- A curve and downhill leads up to the tunnel.
- Prior accidents have occurred in or near the tunnel, although they have not necessarily been well-tracked by Three Rivers Park District.
- Kids like to play in the tunnel.
- The lane has a dashed line, not a solid, which suggests to people that using either lane is ok.
The issues with the sight lines leading to the tunnel is almost undoubtedly an engineering issue. But issues like kids playing in the tunnel on a bike path, and the discussion of making the lane line solid not dashed so people know to stay in the lane? Those aren’t engineering issues. I would argue those to be inherent issues of bicycle paths. People should KNOW to stay in their lane and use caution if needing to go around someone in their lane – this is just common sense. And of course kids like to play in tunnels. Tunnels are FUN. I suspect all the signage in the world isn’t going to change that tendency – or cause parents to police their kids much better.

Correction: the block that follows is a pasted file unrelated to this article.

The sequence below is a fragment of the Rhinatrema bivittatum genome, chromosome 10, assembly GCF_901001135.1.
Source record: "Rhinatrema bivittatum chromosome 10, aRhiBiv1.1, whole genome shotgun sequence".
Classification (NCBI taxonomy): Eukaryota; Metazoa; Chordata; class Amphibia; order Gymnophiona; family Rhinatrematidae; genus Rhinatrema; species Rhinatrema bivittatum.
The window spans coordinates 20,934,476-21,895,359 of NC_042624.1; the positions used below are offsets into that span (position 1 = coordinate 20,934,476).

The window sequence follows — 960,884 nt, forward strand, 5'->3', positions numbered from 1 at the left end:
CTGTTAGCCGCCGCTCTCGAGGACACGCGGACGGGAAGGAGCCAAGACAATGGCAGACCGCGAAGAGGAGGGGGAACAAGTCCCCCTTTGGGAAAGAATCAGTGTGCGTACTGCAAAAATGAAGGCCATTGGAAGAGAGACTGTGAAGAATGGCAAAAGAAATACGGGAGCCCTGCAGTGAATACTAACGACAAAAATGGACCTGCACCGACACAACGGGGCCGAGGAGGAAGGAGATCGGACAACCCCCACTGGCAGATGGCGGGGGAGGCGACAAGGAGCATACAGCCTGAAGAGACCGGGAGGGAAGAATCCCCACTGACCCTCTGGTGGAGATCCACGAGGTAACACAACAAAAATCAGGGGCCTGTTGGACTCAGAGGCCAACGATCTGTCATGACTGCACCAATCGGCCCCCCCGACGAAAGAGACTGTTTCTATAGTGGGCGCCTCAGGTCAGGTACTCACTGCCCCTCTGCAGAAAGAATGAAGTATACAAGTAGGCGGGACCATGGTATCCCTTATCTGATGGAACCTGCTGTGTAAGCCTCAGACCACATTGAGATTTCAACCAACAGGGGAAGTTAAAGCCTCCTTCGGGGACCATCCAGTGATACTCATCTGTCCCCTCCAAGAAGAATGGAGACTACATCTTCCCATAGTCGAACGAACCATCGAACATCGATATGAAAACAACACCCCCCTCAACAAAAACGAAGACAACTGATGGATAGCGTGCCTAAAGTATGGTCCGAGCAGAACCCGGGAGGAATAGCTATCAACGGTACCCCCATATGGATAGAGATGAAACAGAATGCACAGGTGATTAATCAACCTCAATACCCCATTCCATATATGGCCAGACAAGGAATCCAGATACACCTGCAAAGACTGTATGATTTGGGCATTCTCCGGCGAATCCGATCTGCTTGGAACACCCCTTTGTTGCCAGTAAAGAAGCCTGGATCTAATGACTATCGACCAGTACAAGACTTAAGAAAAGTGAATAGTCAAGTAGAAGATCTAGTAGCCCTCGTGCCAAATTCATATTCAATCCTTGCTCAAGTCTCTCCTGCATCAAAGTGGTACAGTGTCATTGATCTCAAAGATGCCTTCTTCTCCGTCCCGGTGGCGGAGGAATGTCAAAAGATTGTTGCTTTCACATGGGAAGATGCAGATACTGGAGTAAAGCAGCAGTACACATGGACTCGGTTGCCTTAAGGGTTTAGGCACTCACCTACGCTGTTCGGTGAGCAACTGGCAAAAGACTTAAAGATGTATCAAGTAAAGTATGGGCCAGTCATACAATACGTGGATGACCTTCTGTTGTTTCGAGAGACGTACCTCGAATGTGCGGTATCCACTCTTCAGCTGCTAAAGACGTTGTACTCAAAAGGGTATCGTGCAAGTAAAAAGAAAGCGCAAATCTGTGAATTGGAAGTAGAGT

I’ve said it 3.2 billion times: People want to act as those bicycle trails conform to different traffic rules than roads – and they do, in the sense that there are likely to be MORE hazards, rather than fewer. Lane placement and visibility remain key, as does bicycle control.
Knowing what I do of legal issues, I smell an upcoming lawsuit for facility deficiency leading to wrongful death, due to the engineering issues. But the bulk of issues identified in the Star-Tribune article aren’t engineering issues – they’re just reality.